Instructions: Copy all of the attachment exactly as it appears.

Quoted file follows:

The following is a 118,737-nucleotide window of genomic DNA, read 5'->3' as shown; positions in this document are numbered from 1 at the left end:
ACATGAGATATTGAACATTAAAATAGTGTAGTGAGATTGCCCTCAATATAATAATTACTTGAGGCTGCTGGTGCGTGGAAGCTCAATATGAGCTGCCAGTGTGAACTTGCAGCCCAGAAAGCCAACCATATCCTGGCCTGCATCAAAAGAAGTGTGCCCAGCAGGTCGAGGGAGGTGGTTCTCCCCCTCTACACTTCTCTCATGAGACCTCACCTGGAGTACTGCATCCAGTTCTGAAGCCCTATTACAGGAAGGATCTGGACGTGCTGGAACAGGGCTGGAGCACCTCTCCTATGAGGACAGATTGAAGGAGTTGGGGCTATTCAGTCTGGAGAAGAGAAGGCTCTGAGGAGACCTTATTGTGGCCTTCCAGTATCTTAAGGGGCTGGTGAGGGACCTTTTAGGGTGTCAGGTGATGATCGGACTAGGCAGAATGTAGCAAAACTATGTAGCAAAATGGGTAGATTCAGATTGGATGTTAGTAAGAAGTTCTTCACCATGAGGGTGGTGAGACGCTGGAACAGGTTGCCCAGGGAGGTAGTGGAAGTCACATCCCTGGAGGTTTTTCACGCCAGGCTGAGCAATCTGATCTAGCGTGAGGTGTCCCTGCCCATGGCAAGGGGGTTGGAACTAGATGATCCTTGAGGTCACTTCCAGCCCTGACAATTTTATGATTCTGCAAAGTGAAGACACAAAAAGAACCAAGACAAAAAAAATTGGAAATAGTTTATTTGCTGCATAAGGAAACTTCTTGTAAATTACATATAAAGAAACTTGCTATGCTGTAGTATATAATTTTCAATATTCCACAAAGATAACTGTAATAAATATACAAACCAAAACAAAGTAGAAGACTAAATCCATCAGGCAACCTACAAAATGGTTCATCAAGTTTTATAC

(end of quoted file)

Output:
The following is a 118,737-nucleotide window of genomic DNA, read 5'->3' as shown; positions in this document are numbered from 1 at the left end:
ACATGAGATATTGAACATTAAAATAGTGTAGTGAGATTGCCCTCAATATAATAATTACTTGAGGCTGCTGGTGCGTGGAAGCTCAATATGAGCTGCCAGTGTGAACTTGCAGCCCAGAAAGCCAACCATATCCTGGCCTGCATCAAAAGAAGTGTGCCCAGCAGGTCGAGGGAGGTGGTTCTCCCCCTCTACACTTCTCTCATGAGACCTCACCTGGAGTACTGCATCCAGTTCTGAAGCCCTATTACAGGAAGGATCTGGACGTGCTGGAACAGGGCTGGAGCACCTCTCCTATGAGGACAGATTGAAGGAGTTGGGGCTATTCAGTCTGGAGAAGAGAAGGCTCTGAGGAGACCTTATTGTGGCCTTCCAGTATCTTAAGGGGCTGGTGAGGGACCTTTTAGGGTGTCAGGTGATGATCGGACTAGGCAGAATGTAGCAAAACTATGTAGCAAAATGGGTAGATTCAGATTGGATGTTAGTAAGAAGTTCTTCACCATGAGGGTGGTGAGACGCTGGAACAGGTTGCCCAGGGAGGTAGTGGAAGTCACATCCCTGGAGGTTTTTCACGCCAGGCTGAGCAATCTGATCTAGCGTGAGGTGTCCCTGCCCATGGCAAGGGGGTTGGAACTAGATGATCCTTGAGGTCACTTCCAGCCCTGACAATTTTATGATTCTGCAAAGTGAAGACACAAAAAGAACCAAGACAAAAAAAATTGGAAATAGTTTATTTGCTGCATAAGGAAACTTCTTGTAAATTACATATAAAGAAACTTGCTATGCTGTAGTATATAATTTTCAATATTCCACAAAGATAACTGTAATAAATATACAAACCAAAACAAAGTAGAAGACTAAATCCATCAGGCAACCTACAAAATGGTTCATCAAGTTTTATAC